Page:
2. Blind bake the tart shell: Bake the prepared / frozen tart shell (see link for instructions for making pate sucre) for 15 minutes at 350°F.  Then, using a pastry brush, glaze the tart shell with a little egg wash.  Bake for an additional 5 minutes.  The egg wash will make the tart more “moisture-proof.”
  3. Fill the tart: when the tart shell has cooled, line the bottom of the tart with smoked salmon.  In a bowl mix the creme fraiche with the eggs, then add the risotto filling and chopped dill. Pour the concoction over the smoked salmon.  At this point, you can bake it immediately, or freeze it until you’re ready to bake it.
  4. Bake the tart: Set the oven to 425°F.  Set the tart on the middle rack of the oven and bake it for about 25 to 30 minutes.  The tart shell and risotto filling should be lightly browned.

fig and orange tart à la christine ferber


in another life, i’d be christine ferber living in the enchanted alsatian village of niedermorschwir.  i’d wake up, smell the crisp alsatian air, waddle out into the alsatian market place, and be instantly inspired to make an alsatian tart.  new combinations of fruits and nuts, herbs and cheeses would spring alive around me in vivid colours.   i’d have published countless tart recipes in infinite variations. i’d be giving birth to new flavour profiles with the fecundity of the duggar family.  making tarts would be in my blood, my dna, and my soul.  i’d be snow white and her more than seven tarts…and my best friend would be none other than pierre herme.

living out in tribeca, i’ve got the greenmarket on greenwich street to look forward to every wednesday and saturday, the itinerant fruit stand on the corner of greenwich and chambers, whatever produce whole foods decides to stock for a particular week, plus my personal indoor garden. while my fig tree has sprouted about 20 still-green figs, i decided to spare my babies and buy a pint of figs from the fruit stand this morning.  they were cheap, in season, and perfect for russeling up my version of ms. ferber’s fig and orange tart.   (note: hers utilizes creme fraiche, semi-puff pastry, and walnuts — i don’t live in the enchanted village of niedermorschwir, okay?!)

Tribeca Fig and Orange Tart
(makes 1 nine-inch tart; my tart is a cross between ferber’s old bachelor’s tart and her fig and orange tart with walnuts from her book Mes Tartes)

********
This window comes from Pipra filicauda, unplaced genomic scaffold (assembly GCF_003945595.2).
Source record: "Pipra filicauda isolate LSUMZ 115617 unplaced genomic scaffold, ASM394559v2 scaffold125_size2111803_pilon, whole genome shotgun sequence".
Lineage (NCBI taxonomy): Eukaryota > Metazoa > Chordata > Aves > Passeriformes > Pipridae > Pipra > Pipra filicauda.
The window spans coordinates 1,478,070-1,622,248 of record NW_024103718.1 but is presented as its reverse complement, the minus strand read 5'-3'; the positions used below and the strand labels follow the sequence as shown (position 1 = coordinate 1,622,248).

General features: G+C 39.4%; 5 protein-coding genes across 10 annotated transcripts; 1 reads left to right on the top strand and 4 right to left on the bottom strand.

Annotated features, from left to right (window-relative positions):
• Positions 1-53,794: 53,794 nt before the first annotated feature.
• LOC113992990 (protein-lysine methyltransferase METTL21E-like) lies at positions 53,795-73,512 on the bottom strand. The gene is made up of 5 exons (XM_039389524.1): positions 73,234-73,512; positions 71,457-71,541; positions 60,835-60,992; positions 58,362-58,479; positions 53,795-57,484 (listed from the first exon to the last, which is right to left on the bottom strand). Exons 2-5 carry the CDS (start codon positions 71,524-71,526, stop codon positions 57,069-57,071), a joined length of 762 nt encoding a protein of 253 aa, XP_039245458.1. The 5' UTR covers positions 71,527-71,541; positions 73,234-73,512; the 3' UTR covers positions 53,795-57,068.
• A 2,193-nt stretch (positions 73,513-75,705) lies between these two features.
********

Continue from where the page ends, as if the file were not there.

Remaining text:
Pastry Dough enough to make 1 nine-inch tart. i used pâte sucrée. in ferber’s original recipe, she suggests a rich flaky pastry with praline
paste and hazelnuts.
Almond Cream 200g. i used the recipe from the french pear tart
Fresh Figs 6
Fresh Oranges 1-2
Sugar ¼ cup
  1. Roll-out the pastry dough until it is about 1/8 inch thick and lift it onto a parchment paper lined baking sheet. Cut a 9.5 to 10 inch circle in the center of the dough.
  2. Using a heart-shaped cookie cutter, cut out enough hearts using the left over scraps to completely line the edge of the circle.
  3. Moisten the the edge of the circle with cold water and gently press the hearts onto the circle.  If your dough has gotten too warm, it may be easiest to freeze the roll-out dough for five minutes before transferring the hearts onto the circle.
  4. While you are heating the oven to 350ºF, let the pastry shell rest in the freezer.
  5. Blind bake the shell for 10 minutes and then let it cool.
  6. When the shell has cooled, spread an even layer of almond creme on the bottom of the tart.
  7. Clean and dry the figs.  Remove the stems and cut the figs into quarters.
  8. Peel the oranges and remove the white membrane.  You want the orange sections without the membrane.
  9. Place the fig quarters and orange creme on top of the almond creme in an alternating patter.
  10. When the tart has been completely covered with fruit, sprinkle it with the sugar. I also sprinkled on some sliced almonds because I couldn’t resist. I also had some extra hearts, so I stuck those into the tart as well.
  11. Bake the tart at 350ºF for about 40-45 minutes.
  12. You can coat the oranges with some apricot glaze (optional). The figs don’t need it as they produce their own glaze.